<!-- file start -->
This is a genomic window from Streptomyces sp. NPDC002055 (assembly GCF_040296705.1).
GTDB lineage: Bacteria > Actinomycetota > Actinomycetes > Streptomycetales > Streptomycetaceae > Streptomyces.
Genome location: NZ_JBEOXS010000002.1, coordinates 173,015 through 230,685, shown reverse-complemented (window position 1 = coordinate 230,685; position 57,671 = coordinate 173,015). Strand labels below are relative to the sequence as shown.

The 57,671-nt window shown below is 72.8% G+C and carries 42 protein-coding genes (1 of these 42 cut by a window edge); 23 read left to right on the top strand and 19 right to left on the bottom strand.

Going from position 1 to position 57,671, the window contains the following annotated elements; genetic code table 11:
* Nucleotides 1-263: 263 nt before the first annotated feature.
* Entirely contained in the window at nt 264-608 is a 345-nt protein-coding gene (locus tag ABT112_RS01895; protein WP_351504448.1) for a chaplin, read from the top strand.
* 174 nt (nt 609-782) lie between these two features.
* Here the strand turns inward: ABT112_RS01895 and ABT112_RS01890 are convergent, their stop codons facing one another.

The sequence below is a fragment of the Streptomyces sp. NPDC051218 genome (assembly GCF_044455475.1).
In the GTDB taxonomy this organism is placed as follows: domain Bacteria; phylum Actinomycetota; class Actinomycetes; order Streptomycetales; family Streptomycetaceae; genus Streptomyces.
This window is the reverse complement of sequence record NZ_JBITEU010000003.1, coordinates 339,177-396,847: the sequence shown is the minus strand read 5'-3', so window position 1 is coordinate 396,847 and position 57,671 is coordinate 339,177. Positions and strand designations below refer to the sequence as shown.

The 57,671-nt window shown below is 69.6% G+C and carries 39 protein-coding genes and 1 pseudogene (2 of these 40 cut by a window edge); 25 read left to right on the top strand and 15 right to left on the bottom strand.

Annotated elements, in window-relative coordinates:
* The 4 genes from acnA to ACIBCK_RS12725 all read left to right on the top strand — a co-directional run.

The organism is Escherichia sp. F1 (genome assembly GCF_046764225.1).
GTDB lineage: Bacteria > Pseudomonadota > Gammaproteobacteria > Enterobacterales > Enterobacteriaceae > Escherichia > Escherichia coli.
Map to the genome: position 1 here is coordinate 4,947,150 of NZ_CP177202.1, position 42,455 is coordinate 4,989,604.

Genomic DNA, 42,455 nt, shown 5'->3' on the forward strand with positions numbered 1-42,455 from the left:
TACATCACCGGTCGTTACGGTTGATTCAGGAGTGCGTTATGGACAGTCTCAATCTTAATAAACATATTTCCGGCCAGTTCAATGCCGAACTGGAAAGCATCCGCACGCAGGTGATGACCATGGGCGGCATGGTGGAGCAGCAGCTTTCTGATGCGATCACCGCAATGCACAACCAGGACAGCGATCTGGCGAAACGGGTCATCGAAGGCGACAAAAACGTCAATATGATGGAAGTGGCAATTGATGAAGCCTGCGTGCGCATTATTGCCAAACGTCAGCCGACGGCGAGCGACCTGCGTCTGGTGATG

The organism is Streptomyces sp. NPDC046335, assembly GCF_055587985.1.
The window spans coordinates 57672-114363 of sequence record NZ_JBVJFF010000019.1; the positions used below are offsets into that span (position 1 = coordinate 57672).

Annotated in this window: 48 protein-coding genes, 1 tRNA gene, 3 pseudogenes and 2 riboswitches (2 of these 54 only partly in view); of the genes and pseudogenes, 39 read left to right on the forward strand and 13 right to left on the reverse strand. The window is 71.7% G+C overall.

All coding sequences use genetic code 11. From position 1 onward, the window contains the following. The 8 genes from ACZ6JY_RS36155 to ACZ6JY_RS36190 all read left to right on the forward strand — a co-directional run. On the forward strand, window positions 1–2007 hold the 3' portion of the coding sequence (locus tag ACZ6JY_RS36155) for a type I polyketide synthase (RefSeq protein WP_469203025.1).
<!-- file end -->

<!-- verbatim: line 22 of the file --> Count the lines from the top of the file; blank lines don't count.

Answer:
The window spans coordinates 57672-114363 of sequence record NZ_JBVJFF010000019.1; the positions used below are offsets into that span (position 1 = coordinate 57672).